The object of the invention is to provide a highly reliable organic functional element such as an organic EL element or an organic semiconductor element exemplified by an organic TFT element which can be manufactured without requiring a vapor deposition process for forming an electrode on an organic material layer. Consequently, such an organic functional element can be large-sized easily and produced at lower cost. In addition, no damage is caused to the organic material layer during formation of the electrode, and the organic functional element is not affected by environmental changes. Also disclosed is a method for manufacturing such an organic functional element. To attain the above-mentioned object, the present invention provides an organic functional element comprising at least a plurality of electrodes and an organic material layer which is characterized in that at least one of the electrodes is composed of a metal having a melting point not higher than a temperature that is higher by 30° C. than the glass transition temperature of the organic material layer.

Description

TECHNICAL FIELD

The present invention relates to an organic functional element, particularly an organic semiconductor element, an organic thin film transistor element (hereinafter, “thin film transistor” is referred to as “TFT”), an organic electroluminescence element (hereinafter, “electroluminescence” is referred to as “EL”), and a method for manufacturing the same.

BACKGROUND ART

In recent years, flat display apparatus (flat displays) are used in many fields and places, and have increasing importance with the progress of information technology. A typical example of the flat display at present is a liquid crystal display (also referred to as “LCD”), and as flat displays based on a displaying principle different from that of the LCD: an organic EL display, an inorganic EL display, a plasma display panel (also referred to as “PDP”), a light emitting diode display apparatus (also referred to as “LED”), a vacuum fluorescent display apparatus (also referred to as “VFD”), a field emission display (also referred to as “FED”), and so on are also actively developed. These new flat displays, which are referred to as self light emitting type displays, are significantly different from the LCD in the following respects and have excellent characteristics absent from the LCD.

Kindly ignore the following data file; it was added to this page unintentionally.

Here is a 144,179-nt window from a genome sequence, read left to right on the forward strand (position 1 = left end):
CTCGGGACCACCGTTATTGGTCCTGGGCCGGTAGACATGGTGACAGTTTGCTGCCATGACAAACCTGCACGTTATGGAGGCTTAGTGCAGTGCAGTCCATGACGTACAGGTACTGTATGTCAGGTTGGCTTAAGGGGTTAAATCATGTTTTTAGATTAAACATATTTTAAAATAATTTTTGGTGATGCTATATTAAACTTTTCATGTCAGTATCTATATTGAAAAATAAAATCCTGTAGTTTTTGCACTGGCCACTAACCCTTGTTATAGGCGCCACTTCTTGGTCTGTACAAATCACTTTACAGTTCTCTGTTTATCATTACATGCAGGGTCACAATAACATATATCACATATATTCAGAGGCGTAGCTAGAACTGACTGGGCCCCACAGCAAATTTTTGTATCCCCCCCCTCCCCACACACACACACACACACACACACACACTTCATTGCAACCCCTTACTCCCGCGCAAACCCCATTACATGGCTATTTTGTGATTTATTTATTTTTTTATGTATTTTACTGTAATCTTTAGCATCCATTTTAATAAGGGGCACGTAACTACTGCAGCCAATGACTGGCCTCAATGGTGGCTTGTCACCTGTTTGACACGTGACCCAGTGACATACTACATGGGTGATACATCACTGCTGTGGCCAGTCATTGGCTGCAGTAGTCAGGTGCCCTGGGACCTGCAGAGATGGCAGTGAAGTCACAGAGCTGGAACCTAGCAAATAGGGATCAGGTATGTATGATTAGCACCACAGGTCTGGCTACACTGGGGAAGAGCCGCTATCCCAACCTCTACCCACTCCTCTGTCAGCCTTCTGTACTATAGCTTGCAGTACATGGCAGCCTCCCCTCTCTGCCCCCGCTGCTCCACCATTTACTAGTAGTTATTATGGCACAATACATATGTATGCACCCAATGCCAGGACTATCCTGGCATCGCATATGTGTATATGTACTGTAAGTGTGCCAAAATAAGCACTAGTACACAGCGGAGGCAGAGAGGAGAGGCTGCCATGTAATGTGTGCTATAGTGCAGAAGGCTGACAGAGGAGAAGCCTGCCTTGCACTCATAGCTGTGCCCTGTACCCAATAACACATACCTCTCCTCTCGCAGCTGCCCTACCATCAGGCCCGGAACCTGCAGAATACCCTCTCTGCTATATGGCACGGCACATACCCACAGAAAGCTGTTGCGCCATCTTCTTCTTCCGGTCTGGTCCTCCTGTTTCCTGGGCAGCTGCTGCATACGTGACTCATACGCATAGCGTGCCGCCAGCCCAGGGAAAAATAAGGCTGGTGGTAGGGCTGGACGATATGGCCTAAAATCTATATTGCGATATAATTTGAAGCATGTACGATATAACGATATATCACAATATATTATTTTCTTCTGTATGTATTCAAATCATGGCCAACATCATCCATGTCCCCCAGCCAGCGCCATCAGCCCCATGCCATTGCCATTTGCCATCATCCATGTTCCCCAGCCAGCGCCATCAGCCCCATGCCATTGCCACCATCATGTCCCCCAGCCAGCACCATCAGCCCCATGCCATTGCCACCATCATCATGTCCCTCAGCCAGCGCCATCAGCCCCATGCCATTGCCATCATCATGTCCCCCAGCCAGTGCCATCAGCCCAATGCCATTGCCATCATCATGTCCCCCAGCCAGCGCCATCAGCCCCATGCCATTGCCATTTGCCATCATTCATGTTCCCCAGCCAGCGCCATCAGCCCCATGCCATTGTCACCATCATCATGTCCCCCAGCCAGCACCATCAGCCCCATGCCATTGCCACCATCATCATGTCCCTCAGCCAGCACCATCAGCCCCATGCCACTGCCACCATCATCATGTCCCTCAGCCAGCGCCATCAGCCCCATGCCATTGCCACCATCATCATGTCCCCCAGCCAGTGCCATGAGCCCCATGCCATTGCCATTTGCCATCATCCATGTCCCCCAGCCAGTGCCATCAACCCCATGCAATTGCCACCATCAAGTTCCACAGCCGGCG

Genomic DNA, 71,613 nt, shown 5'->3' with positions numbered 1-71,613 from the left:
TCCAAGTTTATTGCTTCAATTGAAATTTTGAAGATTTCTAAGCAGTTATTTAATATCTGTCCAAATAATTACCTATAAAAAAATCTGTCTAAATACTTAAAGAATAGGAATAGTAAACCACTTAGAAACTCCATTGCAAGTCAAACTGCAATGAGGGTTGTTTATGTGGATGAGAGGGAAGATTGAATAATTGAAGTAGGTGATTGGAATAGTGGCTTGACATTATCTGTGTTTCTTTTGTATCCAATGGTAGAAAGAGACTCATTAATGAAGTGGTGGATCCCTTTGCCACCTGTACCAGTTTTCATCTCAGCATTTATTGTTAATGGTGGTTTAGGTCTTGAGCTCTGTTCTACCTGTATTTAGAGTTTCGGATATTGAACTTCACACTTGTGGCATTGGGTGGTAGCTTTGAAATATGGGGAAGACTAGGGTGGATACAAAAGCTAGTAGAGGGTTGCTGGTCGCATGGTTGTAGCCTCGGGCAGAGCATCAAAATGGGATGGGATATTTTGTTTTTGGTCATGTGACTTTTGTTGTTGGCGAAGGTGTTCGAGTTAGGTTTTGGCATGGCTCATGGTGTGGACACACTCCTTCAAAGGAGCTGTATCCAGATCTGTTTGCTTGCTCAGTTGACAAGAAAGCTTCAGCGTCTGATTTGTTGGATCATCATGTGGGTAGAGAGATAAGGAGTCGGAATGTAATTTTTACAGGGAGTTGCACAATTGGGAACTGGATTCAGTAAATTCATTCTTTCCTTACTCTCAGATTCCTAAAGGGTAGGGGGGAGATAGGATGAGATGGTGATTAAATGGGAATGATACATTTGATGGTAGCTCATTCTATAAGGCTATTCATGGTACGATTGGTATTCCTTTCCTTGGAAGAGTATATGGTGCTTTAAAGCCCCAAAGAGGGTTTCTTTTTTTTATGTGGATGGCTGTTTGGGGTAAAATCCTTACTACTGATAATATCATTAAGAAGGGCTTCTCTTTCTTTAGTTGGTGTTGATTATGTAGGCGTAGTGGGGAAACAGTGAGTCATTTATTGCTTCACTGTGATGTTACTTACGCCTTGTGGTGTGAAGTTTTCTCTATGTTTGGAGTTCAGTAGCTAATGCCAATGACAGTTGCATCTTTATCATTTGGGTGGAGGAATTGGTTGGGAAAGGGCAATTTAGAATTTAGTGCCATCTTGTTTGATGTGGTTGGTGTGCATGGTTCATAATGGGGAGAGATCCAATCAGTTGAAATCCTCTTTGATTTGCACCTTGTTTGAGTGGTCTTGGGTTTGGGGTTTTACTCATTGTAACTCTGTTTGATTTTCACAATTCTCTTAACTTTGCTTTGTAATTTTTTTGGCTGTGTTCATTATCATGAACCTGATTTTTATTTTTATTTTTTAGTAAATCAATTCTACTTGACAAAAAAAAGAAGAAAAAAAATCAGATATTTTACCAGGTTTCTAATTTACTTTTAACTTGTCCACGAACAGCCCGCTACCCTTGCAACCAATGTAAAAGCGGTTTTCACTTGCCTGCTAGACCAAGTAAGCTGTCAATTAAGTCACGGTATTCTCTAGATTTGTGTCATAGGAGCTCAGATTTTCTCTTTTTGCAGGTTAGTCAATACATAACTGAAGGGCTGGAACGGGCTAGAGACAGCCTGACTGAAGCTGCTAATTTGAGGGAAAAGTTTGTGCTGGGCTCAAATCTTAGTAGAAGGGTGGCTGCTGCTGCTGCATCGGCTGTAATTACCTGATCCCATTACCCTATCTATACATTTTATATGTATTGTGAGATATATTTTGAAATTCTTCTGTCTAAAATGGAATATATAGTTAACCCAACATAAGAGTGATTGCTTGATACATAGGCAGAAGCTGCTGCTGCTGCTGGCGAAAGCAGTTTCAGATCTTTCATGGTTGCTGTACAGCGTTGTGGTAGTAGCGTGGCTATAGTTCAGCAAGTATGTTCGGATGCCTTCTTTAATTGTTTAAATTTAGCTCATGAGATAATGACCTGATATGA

The LCD is referred to as light receiving type display, wherein the liquid crystal itself does not emit any light and acts as a shutter for transmitting and shielding an external light to constitute a display. Accordingly, the LCD requires a light source and generally needs a backlight. On the other hand, the self light emitting type display emits a light by itself and thus does not require any other light source. In the light receiving type display such as the LCD, the backlight is always lighted regardless of the mode of displayed information, thus consuming almost the same power as in the full displaying state. The self light emitting type display, on the other hand, consumes power only in a place where lighting is necessary depending on display information, so there is principally an advantage in less consumption of power compare to the light receiving type display.

The LCD attains the state of darkness by cutting off the light of a backlight source, upon which the complete prevention of light leakage is hardly attained, while the self light emitting type display in a state not emitting a light is in the state of darkness, thus easily attaining an ideal state of darkness. Accordingly, the self light emitting type display is also significantly superior in respect of contrast.

Since the LCD utilizes regulation of polarized light by birefringence of liquid crystal, the state of display changes depending on the viewing direction, that is, the LCD has strong viewing angle dependence. This problem, on the other hand, hardly occurs in the self light emitting type display.

Further, the LCD utilizes a change in orientation derived from the dielectric anisotropy of the liquid crystal that is an organic elastic substance, and thus the time of response to an electric signal is principally 1 millisecond or more. On the other hand, the above-described techniques under development utilize transfer of carries such as electron/hole, electron emission and plasma discharge, and thus the time of response to an electric signal is as short as the nanosecond level that is such a high speed as not to be comparable with that of liquid crystal, and therefore, there is none of the problem of an afterimage of a motion picture attributable to the slow response of the LCD.

Among these, the organic EL is particularly actively studied. The organic EL is also called OEL (organic EL) or OLED (organic light emitting diode).

The OEL element and OLED element have the structure in which a layer containing an organic compound (EL layer) is sandwiched between a pair of an anode and a cathode, which is based on a layered structure of “anode/hole injection layer/light emitting layer/cathode” of Tan et al. (see, for example, patent document 1). While Tan et al. use a low-molecular material, Henry et al. use a high-molecular material (see, for example, patent document 2).

The efficiency is improved by using a hole injection layer or an electron injection layer, and the color of emission light is regulated by doping the light emitting layer with a fluorescent dye or the like. The organic EL attains high brightness at a relatively low voltage of 10 V or less, so its application as a lighting apparatus as a substitute for a fluorescent light which is problematic due to use of mercury is also expected.